Employers should also note that the Act allows (but does not require) the Minister of National Revenue to publish the name of any person or partnership that has claimed the CEWS, meaning that whether an employer has claimed the wage subsidy may be made public.
How to Apply
Eligible employers can apply for the CEWS through their CRA My Business Account online portal. The government has stated that further details about the application process and requirements will be available soon.
The government has promised that funds from the CEWS will be available in two to five weeks.
Penalties for Abuse
If, after the subsidy has been paid, an employer is determined to be ineligible for the subsidy, the employer will be required to repay any overpayment received. If the overpayment is found to be the result of the employer’s “gross negligence”, the employer may be liable for a penalty of 50% of the overpayment under the Income Tax Act.
Employers that engage in transactions or take actions to purposefully lower their revenue to meet the required reduction will be required to repay the subsidy amount they received and will be liable for a penalty of 25% of the subsidy received.
Employers that apply for the CEWS will be required to designate an individual that has control over their finances, who will need to attest to the accuracy and completeness of their CEWS application.
Interaction with the 10% Temporary Wage Subsidy
Employers that are eligible for both the Canada Emergency Wage Subsidy and the previously announced 10% Temporary Wage Subsidy should consider how the two benefits will interact. Generally, if employers are receiving benefits from the Temporary Wage Subsidy, those benefits would reduce the amount employers can claim under the Canada Emergency Wage Subsidy in the same period.
Interaction with the Work-Sharing Program
Employers who have entered into a work-sharing agreement with their employees and Service Canada, under the federal government’s Work-Sharing Program should note that EI benefits received by employees through the Work-Sharing Program will reduce the amount of the CEWS that the employer can receive.
For more information about the Work-Sharing Program, take a look at the FAQ Videos available on this Resource Centre.
Key Considerations for Employers
The changes to the CEWS announced this week are great news for employers, in that more employers will be eligible for the CEWS than before. This is because the eligibility criteria have been lowered for March 2020 and the availability of an additional benchmark and accounting method will enable more employers to qualify for March, April, and May.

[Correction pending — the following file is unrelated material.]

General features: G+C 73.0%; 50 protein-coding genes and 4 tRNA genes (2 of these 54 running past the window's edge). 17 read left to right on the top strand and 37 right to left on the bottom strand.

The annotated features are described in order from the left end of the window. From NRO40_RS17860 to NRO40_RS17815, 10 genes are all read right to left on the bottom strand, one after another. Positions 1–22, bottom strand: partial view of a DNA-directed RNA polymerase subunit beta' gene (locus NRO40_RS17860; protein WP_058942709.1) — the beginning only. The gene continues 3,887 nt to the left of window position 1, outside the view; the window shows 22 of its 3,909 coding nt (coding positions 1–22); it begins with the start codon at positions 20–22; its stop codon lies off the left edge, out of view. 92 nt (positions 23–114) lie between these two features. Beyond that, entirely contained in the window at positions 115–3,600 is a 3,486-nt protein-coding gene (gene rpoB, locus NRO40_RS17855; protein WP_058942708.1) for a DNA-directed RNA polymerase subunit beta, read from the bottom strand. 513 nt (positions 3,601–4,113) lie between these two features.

On the other hand, given the severe penalties for those that abuse the CEWS that were announced this week, employers that plan to apply for the CEWS should designate a trusted individual with control over their finances who is familiar with the rules and requirements for the CEWS, to ensure compliance and avoid severe penalties.
As noted above, the Act allows the government to extend the CEWS to September 30, 2020. This legislative mechanism suggests that the government is aware that the effects of the COVID-19 pandemic may last longer than this spring, and is prepared to assist employers (and employees) by extending the CEWS if the government determines it is necessary to do so.
On April 1, 2020, when the government provided some detail on the CEWS, it stated that employers would be required to attest that they are “doing everything that they can” to provide their employees with the remaining 25% of their wages in order to receive the subsidy. However, this requirement did not make its way into the legislation. As a result, employers that are considering applying for the CEWS no longer need to consider potential penalties if they are considered not to have “done everything that they can” to pay the remaining 25% of employees’ wages, if there is any possibility that they may not be able to pay these remaining wages each month.
Given the new information about the interaction between the CEWS and the Work-Sharing program, employers who have been considering one or the other should carefully calculate which makes sense for their business, because they will not be able to fully take advantage of both due to the EI benefits paid as part of Work-Sharing reducing the amount of CEWS the employer can receive.
As employers consider whether they can use the CEWS to keep their employees at work, or recall those who are laid off, there are a few additional factors that employers should carefully consider in amending their business continuity plans. Specifically, where an employer’s workplace is still operating as a result of being declared an essential workplace, and work-from-home arrangements are not feasible for the employer’s business, employers should carefully revisit and revise their social distancing guidelines for the workplace as necessary before bringing significant numbers of employees back into the workplace. This should include hygiene requirements, and an assessment of whether workstations need to be (and can be) moved to ensure that employees are sufficiently distant from one another. Failure to do so could put the health of employees and the community at risk and expose the employer to liability under Occupational Health and Safety Act and the Emergency Management and Civil Protection Act.
For more information about the CEWS, take a look at the FAQ Videos and other information available on this Resource Centre, or contact a member of our team for more information about what the recent developments mean for your business.
This blog is provided as an information service and summary of workplace legal issues. This information is not intended as legal advice.